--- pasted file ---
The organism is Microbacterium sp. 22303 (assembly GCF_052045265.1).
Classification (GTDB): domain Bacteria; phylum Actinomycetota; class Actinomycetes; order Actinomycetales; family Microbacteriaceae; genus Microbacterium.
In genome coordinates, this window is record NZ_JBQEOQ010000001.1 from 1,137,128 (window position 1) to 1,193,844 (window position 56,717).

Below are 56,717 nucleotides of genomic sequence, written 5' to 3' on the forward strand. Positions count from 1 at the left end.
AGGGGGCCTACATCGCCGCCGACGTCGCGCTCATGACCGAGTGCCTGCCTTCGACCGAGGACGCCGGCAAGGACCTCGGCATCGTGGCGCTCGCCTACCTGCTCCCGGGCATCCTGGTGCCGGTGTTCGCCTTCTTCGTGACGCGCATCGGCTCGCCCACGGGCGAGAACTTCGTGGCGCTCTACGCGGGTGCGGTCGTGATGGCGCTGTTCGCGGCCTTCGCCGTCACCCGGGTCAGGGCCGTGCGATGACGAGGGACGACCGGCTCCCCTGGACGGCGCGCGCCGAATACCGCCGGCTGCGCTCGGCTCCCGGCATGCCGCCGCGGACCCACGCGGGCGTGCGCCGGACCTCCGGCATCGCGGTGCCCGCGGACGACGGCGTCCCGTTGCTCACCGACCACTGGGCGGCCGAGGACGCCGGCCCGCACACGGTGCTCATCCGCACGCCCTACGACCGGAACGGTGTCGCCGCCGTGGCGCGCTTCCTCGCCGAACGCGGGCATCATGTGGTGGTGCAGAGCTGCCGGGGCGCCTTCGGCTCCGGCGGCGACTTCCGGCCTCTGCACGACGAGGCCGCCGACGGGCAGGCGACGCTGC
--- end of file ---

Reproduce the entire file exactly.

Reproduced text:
The organism is Microbacterium sp. 22303 (assembly GCF_052045265.1).
Classification (GTDB): domain Bacteria; phylum Actinomycetota; class Actinomycetes; order Actinomycetales; family Microbacteriaceae; genus Microbacterium.
In genome coordinates, this window is record NZ_JBQEOQ010000001.1 from 1,137,128 (window position 1) to 1,193,844 (window position 56,717).

Below are 56,717 nucleotides of genomic sequence, written 5' to 3' on the forward strand. Positions count from 1 at the left end.
AGGGGGCCTACATCGCCGCCGACGTCGCGCTCATGACCGAGTGCCTGCCTTCGACCGAGGACGCCGGCAAGGACCTCGGCATCGTGGCGCTCGCCTACCTGCTCCCGGGCATCCTGGTGCCGGTGTTCGCCTTCTTCGTGACGCGCATCGGCTCGCCCACGGGCGAGAACTTCGTGGCGCTCTACGCGGGTGCGGTCGTGATGGCGCTGTTCGCGGCCTTCGCCGTCACCCGGGTCAGGGCCGTGCGATGACGAGGGACGACCGGCTCCCCTGGACGGCGCGCGCCGAATACCGCCGGCTGCGCTCGGCTCCCGGCATGCCGCCGCGGACCCACGCGGGCGTGCGCCGGACCTCCGGCATCGCGGTGCCCGCGGACGACGGCGTCCCGTTGCTCACCGACCACTGGGCGGCCGAGGACGCCGGCCCGCACACGGTGCTCATCCGCACGCCCTACGACCGGAACGGTGTCGCCGCCGTGGCGCGCTTCCTCGCCGAACGCGGGCATCATGTGGTGGTGCAGAGCTGCCGGGGCGCCTTCGGCTCCGGCGGCGACTTCCGGCCTCTGCACGACGAGGCCGCCGACGGGCAGGCGACGCTGC